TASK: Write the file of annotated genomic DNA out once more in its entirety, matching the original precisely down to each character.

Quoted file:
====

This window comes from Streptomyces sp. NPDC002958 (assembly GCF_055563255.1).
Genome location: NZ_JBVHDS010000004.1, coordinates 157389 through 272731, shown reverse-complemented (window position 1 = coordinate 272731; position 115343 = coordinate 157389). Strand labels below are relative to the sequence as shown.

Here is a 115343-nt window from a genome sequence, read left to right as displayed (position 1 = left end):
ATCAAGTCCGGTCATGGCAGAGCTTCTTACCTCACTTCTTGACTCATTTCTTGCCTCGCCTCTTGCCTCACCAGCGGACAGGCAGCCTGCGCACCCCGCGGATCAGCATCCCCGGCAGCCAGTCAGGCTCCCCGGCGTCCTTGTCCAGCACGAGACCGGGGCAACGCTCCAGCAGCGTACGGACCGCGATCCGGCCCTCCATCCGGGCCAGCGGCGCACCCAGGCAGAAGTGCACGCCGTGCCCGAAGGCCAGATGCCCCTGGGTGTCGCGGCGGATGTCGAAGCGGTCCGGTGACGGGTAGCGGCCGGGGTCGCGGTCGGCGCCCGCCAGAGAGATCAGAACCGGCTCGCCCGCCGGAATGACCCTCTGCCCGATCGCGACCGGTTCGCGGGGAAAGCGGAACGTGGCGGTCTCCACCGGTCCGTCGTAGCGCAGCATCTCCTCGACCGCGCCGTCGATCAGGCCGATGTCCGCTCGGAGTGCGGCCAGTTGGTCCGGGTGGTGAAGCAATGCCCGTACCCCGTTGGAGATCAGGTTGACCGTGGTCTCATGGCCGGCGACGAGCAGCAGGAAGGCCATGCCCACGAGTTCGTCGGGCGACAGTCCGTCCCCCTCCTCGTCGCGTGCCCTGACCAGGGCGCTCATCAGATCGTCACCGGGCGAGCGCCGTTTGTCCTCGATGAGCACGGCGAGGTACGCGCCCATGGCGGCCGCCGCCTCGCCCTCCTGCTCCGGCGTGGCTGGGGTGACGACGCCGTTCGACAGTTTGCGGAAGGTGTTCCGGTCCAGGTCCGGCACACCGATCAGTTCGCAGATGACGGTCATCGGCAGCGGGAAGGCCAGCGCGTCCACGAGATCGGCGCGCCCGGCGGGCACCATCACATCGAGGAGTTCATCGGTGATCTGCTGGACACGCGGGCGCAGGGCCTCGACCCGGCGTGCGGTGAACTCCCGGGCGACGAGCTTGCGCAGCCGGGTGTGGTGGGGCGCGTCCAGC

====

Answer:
This window comes from Streptomyces sp. NPDC002958 (assembly GCF_055563255.1).
Genome location: NZ_JBVHDS010000004.1, coordinates 157389 through 272731, shown reverse-complemented (window position 1 = coordinate 272731; position 115343 = coordinate 157389). Strand labels below are relative to the sequence as shown.

Here is a 115343-nt window from a genome sequence, read left to right as displayed (position 1 = left end):
ATCAAGTCCGGTCATGGCAGAGCTTCTTACCTCACTTCTTGACTCATTTCTTGCCTCGCCTCTTGCCTCACCAGCGGACAGGCAGCCTGCGCACCCCGCGGATCAGCATCCCCGGCAGCCAGTCAGGCTCCCCGGCGTCCTTGTCCAGCACGAGACCGGGGCAACGCTCCAGCAGCGTACGGACCGCGATCCGGCCCTCCATCCGGGCCAGCGGCGCACCCAGGCAGAAGTGCACGCCGTGCCCGAAGGCCAGATGCCCCTGGGTGTCGCGGCGGATGTCGAAGCGGTCCGGTGACGGGTAGCGGCCGGGGTCGCGGTCGGCGCCCGCCAGAGAGATCAGAACCGGCTCGCCCGCCGGAATGACCCTCTGCCCGATCGCGACCGGTTCGCGGGGAAAGCGGAACGTGGCGGTCTCCACCGGTCCGTCGTAGCGCAGCATCTCCTCGACCGCGCCGTCGATCAGGCCGATGTCCGCTCGGAGTGCGGCCAGTTGGTCCGGGTGGTGAAGCAATGCCCGTACCCCGTTGGAGATCAGGTTGACCGTGGTCTCATGGCCGGCGACGAGCAGCAGGAAGGCCATGCCCACGAGTTCGTCGGGCGACAGTCCGTCCCCCTCCTCGTCGCGTGCCCTGACCAGGGCGCTCATCAGATCGTCACCGGGCGAGCGCCGTTTGTCCTCGATGAGCACGGCGAGGTACGCGCCCATGGCGGCCGCCGCCTCGCCCTCCTGCTCCGGCGTGGCTGGGGTGACGACGCCGTTCGACAGTTTGCGGAAGGTGTTCCGGTCCAGGTCCGGCACACCGATCAGTTCGCAGATGACGGTCATCGGCAGCGGGAAGGCCAGCGCGTCCACGAGATCGGCGCGCCCGGCGGGCACCATCACATCGAGGAGTTCATCGGTGATCTGCTGGACACGCGGGCGCAGGGCCTCGACCCGGCGTGCGGTGAACTCCCGGGCGACGAGCTTGCGCAGCCGGGTGTGGTGGGGCGCGTCCAGC